Ship Insurers Seek Assurances On Ukraine Grain Corridor

July 28, 2022 Maritime Safety News

Insurers will be willing to cover ships that sail via a proposed corridor to transport grains from Ukraine if arrangements are made for international navy escorts and a strategy to deal with sea mines and brokers.

Ukraine, Turkey, Russia, and the UN may sign a deal later this week, aimed at resuming the shipping of grains across the Black Sea from Ukraine.

Ports in Ukraine have been closed since Russia invaded it in February, which Moscow continues to refer to as a “special military operation,” with many marine insurers based in the Lloyd’s of London as well as the broader commercial insurance market of London waiting for further assurances given the losses associated with each vessel.

Insurance for vessels would be possible if a sensible solution could be offered, reported Rory Colacicchi, a partner at McGill and Partners, an insurance broker.

Ukraine Grain Corridor
Image for representation purpose only

An acceptable and appropriate escort would be provided by joint Russian and Ukrainian ships, the UN, or a neutral power like Turkey, the insurance sources added.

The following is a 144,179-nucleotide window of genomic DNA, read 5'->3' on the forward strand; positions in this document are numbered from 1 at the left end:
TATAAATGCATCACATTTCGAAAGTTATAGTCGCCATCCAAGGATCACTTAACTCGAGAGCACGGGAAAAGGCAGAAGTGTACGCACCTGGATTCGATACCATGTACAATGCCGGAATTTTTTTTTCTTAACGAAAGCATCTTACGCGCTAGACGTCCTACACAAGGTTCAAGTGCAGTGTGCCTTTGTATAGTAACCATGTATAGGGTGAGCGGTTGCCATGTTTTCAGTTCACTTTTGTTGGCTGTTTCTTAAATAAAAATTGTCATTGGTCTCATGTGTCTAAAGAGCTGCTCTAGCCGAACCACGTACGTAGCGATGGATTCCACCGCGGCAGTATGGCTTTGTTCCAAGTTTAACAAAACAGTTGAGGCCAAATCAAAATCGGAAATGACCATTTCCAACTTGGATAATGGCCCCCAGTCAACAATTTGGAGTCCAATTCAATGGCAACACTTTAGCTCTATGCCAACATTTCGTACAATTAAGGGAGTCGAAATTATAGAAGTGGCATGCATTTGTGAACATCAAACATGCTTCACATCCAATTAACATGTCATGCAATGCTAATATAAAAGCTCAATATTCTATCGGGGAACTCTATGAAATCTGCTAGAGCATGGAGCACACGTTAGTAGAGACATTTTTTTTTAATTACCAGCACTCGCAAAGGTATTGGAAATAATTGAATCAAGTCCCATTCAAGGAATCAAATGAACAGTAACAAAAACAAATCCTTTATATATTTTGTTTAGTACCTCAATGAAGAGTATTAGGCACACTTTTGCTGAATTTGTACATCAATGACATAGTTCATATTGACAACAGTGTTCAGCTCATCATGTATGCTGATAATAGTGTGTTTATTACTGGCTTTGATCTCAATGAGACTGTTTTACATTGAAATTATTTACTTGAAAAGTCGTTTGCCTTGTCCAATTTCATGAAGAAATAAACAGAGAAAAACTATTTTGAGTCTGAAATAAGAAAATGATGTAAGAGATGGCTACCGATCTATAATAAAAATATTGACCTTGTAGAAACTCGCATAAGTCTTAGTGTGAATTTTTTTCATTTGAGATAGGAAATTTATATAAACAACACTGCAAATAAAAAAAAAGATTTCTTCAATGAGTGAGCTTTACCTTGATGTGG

An aide to mine sweeping may be the use of satellite technology to detect locations of the mines, reported a marine war insurer.

The insurer further added that countries like the US, France, and Britain might have such advanced technology.

The initial issue is that more than 80 vessels are stuck in Ukraine. Sources mentioned that several of those are loaded with cargoes, including grains, which need to get out before new vessels can go in.

A second UK-based broker said that his company had collaborated to get an “insurance framework” for a vessel keen to go into Ukraine to get the grains out once a corridor is activated.

The client is currently on standby to visit from a humanitarian point of view.

Additional premiums levied to reach the broader Black Sea areas have lowered, indicating greater confidence to offer insurance since February 2022, per industry sources.

The additional premiums paid to go into the waters of the Black Sea have dropped to 2% of the ship’s value from 5% after the invasion, reports Marcus Baker, the global head of marine at broker Marsh.

References: Nasdaq, US News